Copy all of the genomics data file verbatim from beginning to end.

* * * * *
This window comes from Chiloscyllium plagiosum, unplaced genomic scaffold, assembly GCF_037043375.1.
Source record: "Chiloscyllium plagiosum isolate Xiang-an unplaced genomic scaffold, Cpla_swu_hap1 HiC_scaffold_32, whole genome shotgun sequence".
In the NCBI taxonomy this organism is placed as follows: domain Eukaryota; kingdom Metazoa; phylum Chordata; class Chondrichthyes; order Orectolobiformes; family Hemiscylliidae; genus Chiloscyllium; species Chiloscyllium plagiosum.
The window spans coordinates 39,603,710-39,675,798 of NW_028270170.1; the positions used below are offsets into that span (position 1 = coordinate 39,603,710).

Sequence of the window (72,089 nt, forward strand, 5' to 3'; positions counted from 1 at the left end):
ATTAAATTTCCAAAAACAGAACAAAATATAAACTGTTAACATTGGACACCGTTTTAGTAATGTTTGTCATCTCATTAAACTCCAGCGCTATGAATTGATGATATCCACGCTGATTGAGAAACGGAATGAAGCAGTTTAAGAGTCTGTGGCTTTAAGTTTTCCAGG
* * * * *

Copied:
This window comes from Chiloscyllium plagiosum, unplaced genomic scaffold, assembly GCF_037043375.1.
Source record: "Chiloscyllium plagiosum isolate Xiang-an unplaced genomic scaffold, Cpla_swu_hap1 HiC_scaffold_32, whole genome shotgun sequence".
In the NCBI taxonomy this organism is placed as follows: domain Eukaryota; kingdom Metazoa; phylum Chordata; class Chondrichthyes; order Orectolobiformes; family Hemiscylliidae; genus Chiloscyllium; species Chiloscyllium plagiosum.
The window spans coordinates 39,603,710-39,675,798 of NW_028270170.1; the positions used below are offsets into that span (position 1 = coordinate 39,603,710).

Sequence of the window (72,089 nt, forward strand, 5' to 3'; positions counted from 1 at the left end):
ATTAAATTTCCAAAAACAGAACAAAATATAAACTGTTAACATTGGACACCGTTTTAGTAATGTTTGTCATCTCATTAAACTCCAGCGCTATGAATTGATGATATCCACGCTGATTGAGAAACGGAATGAAGCAGTTTAAGAGTCTGTGGCTTTAAGTTTTCCAGG